How Long Does It Take to Get Pregnant? - Crozer-Keystone Health System - PA

Published on June 27, 2016

How Long Does It Take to Get Pregnant?

In general, a fertile couple has a good chance of getting pregnant within a year.

In general, a fertile couple has a good
chance of getting pregnant within a year.

It may seem like some couples get pregnant right away while others take much longer. So when you and your partner or spouse decide you’re ready to start a family, you may be wondering exactly how long it could take to get pregnant.

The odds that a woman will become pregnant in any particular month are 15 to 25 percent. In general, a fertile couple has a good chance of getting pregnant within a year. About 20 percent of couples will conceive naturally within one month, 70 percent will conceive naturally within six months, and 85 percent will conceive within one year.

For some couples, it can take up to two years to get pregnant. Although taking this long to conceive naturally may not feel normal to you, it doesn’t necessarily mean you have fertility issue. About half of couples who don’t get pregnant within one year conceive the following year.

There are some factors that impact your chances of conceiving.

Timing

First and foremost is how frequently you and your partner have sex. The less often you have sex, the less likely you are to get pregnant. Once a week may not be enough

Meanwhile, some couples focus their energy on the timing of sex. While it’s true that the window of opportunity for sperm to fertilize an egg is relatively small – about four to five days leading up to ovulation and the day of ovulation – timing sex exclusively to those days may not be the best approach. Even if the woman’s cycle is regular, the body doesn’t behave with clockwork regularity and ovulation can occur at any time during the menstrual cycle.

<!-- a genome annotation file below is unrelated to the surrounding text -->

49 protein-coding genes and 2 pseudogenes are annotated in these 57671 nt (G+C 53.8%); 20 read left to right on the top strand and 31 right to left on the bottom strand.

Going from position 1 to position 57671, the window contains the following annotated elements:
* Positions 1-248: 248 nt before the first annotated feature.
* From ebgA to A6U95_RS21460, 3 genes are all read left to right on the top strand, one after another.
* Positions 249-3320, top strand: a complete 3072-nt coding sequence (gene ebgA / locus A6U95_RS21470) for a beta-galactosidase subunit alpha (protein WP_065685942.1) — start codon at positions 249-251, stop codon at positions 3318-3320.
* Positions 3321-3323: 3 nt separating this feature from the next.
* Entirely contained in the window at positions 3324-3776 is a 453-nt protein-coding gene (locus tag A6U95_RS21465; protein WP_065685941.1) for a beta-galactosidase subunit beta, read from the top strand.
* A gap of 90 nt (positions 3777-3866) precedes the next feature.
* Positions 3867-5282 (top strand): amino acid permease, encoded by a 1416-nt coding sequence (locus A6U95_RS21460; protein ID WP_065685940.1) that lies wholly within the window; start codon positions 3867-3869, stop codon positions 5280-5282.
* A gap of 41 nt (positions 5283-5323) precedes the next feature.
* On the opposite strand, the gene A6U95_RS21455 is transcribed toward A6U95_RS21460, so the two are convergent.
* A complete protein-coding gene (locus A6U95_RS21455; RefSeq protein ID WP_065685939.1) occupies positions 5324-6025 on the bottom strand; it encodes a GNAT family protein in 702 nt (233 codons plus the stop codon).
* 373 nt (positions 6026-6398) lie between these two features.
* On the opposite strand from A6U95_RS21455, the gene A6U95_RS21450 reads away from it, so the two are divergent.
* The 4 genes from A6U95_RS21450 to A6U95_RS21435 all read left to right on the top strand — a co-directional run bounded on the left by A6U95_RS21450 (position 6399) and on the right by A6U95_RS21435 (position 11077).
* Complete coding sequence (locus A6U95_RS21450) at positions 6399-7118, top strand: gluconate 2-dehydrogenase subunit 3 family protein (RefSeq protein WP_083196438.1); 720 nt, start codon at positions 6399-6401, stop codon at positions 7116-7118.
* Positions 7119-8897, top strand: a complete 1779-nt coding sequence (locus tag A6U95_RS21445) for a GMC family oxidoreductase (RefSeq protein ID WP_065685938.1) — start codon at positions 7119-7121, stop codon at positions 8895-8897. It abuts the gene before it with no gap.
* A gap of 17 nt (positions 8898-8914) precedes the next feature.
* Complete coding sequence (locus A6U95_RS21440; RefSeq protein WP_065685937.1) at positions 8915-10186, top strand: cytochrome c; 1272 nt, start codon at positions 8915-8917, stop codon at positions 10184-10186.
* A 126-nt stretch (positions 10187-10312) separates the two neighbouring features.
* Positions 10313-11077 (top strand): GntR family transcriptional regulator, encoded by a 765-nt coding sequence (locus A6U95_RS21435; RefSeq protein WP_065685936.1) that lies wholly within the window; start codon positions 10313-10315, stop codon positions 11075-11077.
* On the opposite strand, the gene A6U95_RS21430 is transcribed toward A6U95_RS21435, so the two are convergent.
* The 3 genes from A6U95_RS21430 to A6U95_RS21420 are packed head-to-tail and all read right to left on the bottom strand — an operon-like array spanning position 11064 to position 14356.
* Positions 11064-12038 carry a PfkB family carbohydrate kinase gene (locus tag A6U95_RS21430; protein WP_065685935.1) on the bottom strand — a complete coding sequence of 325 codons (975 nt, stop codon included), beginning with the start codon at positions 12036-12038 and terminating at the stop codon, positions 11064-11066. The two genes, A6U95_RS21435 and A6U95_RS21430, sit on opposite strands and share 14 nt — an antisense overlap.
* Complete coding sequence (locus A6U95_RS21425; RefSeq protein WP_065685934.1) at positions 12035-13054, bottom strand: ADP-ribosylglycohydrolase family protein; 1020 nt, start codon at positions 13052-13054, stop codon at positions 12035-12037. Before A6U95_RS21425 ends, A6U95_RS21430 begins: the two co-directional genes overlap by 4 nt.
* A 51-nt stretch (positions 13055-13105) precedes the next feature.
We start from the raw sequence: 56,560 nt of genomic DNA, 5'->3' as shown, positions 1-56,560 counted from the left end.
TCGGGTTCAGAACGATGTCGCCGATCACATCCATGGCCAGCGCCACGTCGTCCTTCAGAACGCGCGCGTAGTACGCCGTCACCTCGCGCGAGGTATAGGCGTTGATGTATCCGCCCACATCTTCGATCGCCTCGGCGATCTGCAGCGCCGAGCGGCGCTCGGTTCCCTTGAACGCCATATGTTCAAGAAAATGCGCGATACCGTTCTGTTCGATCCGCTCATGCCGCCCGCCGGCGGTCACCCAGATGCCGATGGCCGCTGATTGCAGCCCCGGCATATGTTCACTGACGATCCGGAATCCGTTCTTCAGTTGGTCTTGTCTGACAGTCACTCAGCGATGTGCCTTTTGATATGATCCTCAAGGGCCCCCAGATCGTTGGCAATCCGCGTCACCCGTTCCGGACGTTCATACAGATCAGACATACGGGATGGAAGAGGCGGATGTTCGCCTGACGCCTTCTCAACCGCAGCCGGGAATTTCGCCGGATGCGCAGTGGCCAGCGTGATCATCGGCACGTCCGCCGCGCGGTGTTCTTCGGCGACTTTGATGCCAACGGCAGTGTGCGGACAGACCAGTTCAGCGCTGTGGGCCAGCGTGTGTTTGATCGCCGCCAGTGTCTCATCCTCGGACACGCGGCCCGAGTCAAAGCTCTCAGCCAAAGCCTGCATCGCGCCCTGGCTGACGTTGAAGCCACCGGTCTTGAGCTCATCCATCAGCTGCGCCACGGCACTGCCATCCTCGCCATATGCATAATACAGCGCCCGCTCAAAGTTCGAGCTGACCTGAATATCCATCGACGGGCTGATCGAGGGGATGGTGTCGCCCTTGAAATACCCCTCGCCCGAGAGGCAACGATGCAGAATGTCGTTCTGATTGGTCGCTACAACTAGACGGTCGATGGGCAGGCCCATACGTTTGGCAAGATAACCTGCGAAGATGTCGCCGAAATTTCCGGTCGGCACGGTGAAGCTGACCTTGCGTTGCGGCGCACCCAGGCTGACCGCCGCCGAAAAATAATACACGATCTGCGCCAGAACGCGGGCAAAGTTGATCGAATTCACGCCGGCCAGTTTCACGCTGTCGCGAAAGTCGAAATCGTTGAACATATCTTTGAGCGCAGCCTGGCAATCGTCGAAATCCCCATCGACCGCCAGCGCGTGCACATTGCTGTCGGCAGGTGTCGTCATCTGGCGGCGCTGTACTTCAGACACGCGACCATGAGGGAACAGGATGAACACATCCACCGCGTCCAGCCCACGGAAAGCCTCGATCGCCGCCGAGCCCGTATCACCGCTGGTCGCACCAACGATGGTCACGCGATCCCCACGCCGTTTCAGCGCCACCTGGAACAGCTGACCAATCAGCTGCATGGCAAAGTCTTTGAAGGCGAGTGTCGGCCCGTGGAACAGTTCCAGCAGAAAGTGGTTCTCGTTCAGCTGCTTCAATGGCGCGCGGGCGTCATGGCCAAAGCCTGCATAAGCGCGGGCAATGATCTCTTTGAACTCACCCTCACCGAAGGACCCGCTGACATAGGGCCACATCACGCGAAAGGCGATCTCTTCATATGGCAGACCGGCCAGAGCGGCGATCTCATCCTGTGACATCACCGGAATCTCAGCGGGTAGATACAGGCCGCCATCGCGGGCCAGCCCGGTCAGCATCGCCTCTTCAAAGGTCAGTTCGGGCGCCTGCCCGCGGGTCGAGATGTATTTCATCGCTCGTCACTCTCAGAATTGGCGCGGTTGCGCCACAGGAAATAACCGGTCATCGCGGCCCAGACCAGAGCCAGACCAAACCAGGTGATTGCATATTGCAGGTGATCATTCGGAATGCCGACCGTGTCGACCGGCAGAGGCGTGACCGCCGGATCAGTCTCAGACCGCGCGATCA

Rather than get caught up in the mathematical precision of ovulation, the best approach to getting pregnant is to have sex two to three times a week.

This is an especially good approach to conceiving if the woman has an irregular menstrual cycle. Irregular cycles make it tricky to calculate when you’re ovulating.

Age

Your age is also a big factor in how long it takes to get pregnant. If you’re 35 years old or younger and have been trying to get pregnant for a year and haven’t conceived yet, talk to your ob-gyn – your doctor may recommend infertility tests or make suggestions to improve your chances of conceiving naturally. However, if you’re over the age of 35, you shouldn’t wait as long to talk to your ob-gyn about your unsuccessful attempts to get pregnant.

In fact, you should consider seeing your doctor before you start trying to get pregnant. This routine checkup ensures your body is in tip-top shape to conceive and carry your baby. It also gives you the opportunity to ask your doctor questions, find out what you should and shouldn’t eat, and what vitamins you should take.

Overall Health

Additionally, smoking, drinking alcohol and caffeinated beverages, and being considerably over- or underweight can impact your odds of getting pregnant.

If you have been trying to get pregnant for a year and have been unsuccessful, you may benefit from testing for both male and female infertility.

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